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5 Key Works from Pat Steir’s Remarkable Career

The Brueghel Series exhibited at the Brooklyn Museum. Photo: Courtesy of the artist and Lévy Gorvy. The work is about 17 feet wide. Edeani for The New York Times

1982 | The Brueghel Series (A Vanitas of Style)

In 1984, the Brooklyn Museum exhibited this striking 64-panel work, which emulated hundreds of artist styles, from Vincent van Gogh to Jackson Pollock, to create a cohesive image inspired by the 17th-century painter Jan Brueghel the Elder.


1992 | Smaller Yellow on Blue Waterfall 

After experimenting with Conceptual art and Minimalism, Pat Steir began to apply paint by dripping and flinging it onto the canvas in the 1980s. These unrestrained, performative “Waterfall” paintings, inspired by Chinese literati works, have been the center of Steir’s focus for the past 30 years.


1992 | Elective Affinity Waterfall 

This radiant piece, painted a year before Steir’s participation in the prestigious 45th Venice Biennale, sold for $2.3 million at a Phillips New York auction in 2018, well above its high estimate of $800,000 and more than double her previous record of $975,000.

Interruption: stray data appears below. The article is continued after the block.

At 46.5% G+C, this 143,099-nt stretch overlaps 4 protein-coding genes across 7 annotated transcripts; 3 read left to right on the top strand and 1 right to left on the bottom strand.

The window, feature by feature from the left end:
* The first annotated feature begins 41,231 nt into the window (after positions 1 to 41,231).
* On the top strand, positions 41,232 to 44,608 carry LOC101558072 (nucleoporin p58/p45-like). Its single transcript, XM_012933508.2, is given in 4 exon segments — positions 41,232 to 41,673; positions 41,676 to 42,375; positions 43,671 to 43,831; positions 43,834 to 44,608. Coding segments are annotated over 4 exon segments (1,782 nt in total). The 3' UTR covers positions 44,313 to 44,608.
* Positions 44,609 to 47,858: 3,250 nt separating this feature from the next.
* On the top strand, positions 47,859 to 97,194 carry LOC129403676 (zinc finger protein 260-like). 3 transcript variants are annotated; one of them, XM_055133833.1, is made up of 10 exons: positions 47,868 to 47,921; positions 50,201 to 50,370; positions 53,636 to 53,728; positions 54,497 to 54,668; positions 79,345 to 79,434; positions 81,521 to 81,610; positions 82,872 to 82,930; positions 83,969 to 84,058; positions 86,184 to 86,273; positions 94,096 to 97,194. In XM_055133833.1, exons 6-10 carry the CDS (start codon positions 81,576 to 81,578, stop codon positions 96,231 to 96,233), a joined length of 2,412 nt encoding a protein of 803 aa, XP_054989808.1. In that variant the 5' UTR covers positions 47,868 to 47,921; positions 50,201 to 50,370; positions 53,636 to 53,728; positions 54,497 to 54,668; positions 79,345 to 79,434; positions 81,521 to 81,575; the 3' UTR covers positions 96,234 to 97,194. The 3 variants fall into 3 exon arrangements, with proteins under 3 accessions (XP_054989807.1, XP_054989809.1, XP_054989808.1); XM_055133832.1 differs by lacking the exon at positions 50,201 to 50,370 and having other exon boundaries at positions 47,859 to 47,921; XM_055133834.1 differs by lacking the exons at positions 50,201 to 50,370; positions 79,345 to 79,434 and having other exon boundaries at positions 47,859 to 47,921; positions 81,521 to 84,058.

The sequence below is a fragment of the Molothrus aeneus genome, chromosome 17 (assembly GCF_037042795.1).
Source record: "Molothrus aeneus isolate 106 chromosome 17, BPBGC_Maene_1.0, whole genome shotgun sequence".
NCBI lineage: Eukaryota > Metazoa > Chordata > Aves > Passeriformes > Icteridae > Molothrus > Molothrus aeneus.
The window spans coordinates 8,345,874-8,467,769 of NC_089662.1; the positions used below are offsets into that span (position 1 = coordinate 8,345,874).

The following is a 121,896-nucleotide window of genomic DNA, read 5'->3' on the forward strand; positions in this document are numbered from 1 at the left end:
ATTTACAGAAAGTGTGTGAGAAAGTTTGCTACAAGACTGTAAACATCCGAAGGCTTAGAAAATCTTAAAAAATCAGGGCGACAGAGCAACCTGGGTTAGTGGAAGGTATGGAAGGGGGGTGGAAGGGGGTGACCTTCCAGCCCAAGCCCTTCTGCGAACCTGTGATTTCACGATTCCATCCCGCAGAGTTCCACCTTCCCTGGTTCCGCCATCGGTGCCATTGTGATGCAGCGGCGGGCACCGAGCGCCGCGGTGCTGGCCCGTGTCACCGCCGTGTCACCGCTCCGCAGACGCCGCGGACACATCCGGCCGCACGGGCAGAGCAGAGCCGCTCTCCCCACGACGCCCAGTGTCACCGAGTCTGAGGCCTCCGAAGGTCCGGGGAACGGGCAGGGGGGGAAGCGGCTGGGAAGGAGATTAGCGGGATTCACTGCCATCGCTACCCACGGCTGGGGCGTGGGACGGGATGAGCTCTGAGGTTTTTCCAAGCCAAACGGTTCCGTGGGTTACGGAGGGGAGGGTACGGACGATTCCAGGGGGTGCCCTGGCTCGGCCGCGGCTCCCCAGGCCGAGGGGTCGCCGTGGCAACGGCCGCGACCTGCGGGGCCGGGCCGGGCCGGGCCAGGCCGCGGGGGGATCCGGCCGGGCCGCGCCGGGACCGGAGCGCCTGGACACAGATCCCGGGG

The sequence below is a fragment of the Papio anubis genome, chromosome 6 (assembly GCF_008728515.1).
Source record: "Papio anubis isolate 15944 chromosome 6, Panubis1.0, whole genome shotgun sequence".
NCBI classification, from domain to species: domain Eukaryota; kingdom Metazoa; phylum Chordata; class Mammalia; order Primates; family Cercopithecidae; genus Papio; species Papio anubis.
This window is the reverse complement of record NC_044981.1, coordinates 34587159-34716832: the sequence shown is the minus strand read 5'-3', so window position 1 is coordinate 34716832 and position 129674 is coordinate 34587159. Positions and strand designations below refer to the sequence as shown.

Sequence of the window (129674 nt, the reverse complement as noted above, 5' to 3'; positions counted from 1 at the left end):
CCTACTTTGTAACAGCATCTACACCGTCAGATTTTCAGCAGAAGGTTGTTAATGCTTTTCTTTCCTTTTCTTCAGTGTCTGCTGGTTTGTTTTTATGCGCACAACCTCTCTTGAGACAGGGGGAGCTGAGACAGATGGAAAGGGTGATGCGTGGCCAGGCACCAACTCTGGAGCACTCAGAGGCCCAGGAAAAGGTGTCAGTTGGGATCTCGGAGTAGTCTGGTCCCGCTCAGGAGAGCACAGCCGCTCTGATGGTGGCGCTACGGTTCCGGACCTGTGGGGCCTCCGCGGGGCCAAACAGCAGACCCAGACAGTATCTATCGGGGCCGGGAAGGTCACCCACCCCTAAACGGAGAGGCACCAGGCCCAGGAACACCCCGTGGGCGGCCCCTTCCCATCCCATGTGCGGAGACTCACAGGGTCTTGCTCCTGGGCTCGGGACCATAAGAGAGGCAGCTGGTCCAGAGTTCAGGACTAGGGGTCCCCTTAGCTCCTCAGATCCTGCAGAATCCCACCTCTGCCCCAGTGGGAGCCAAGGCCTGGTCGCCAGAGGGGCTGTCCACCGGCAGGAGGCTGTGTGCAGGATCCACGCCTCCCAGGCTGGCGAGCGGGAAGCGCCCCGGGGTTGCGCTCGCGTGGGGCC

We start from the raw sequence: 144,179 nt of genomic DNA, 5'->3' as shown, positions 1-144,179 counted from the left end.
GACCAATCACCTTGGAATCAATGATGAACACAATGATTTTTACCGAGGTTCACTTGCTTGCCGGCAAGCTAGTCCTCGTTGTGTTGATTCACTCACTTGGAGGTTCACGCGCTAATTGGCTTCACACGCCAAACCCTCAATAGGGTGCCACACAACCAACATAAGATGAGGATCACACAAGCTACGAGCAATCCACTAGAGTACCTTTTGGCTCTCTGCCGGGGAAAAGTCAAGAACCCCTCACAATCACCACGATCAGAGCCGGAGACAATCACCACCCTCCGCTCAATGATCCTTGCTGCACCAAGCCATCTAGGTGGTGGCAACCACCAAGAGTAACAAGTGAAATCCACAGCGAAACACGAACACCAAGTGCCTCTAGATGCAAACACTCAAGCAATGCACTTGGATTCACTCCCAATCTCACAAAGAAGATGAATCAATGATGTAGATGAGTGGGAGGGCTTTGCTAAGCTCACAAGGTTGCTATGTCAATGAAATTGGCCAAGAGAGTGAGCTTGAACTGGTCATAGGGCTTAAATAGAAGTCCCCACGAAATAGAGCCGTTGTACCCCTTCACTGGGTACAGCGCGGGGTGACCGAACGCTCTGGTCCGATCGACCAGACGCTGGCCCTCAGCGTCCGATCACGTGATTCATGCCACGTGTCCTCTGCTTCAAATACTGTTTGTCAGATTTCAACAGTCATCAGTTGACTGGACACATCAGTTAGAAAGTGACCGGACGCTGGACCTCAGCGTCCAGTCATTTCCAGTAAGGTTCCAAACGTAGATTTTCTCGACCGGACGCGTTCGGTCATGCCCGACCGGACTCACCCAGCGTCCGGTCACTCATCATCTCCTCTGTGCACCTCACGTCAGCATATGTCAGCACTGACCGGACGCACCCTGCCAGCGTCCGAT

2017 | Kairos 

In a slight departure from her celebrated Waterfall works, Steir’s latest series, Split, achieves a radiant glow through layer upon layer of color; a dramatic center rupture completes each piece. This 2017 exhibition was her first with New York megadealers Dominique Lévy and Brett Gorvy. Steir is also represented by Locks Gallery in Philadelphia.


2019 | Silent Secret Waterfalls: The Barnes Series 

Steir’s suite of 11 new Waterfall paintings is the first time a painter has been invited to make something for the Barnes Foundation since founder Albert Barnes commissioned his Matisse mural, The Dance, in the early 1930s. In October, a site-specific project will transform the inner gallery of the Hirshhorn Museum and Sculpture Garden, in Washington, D.C., into a rainbow of color.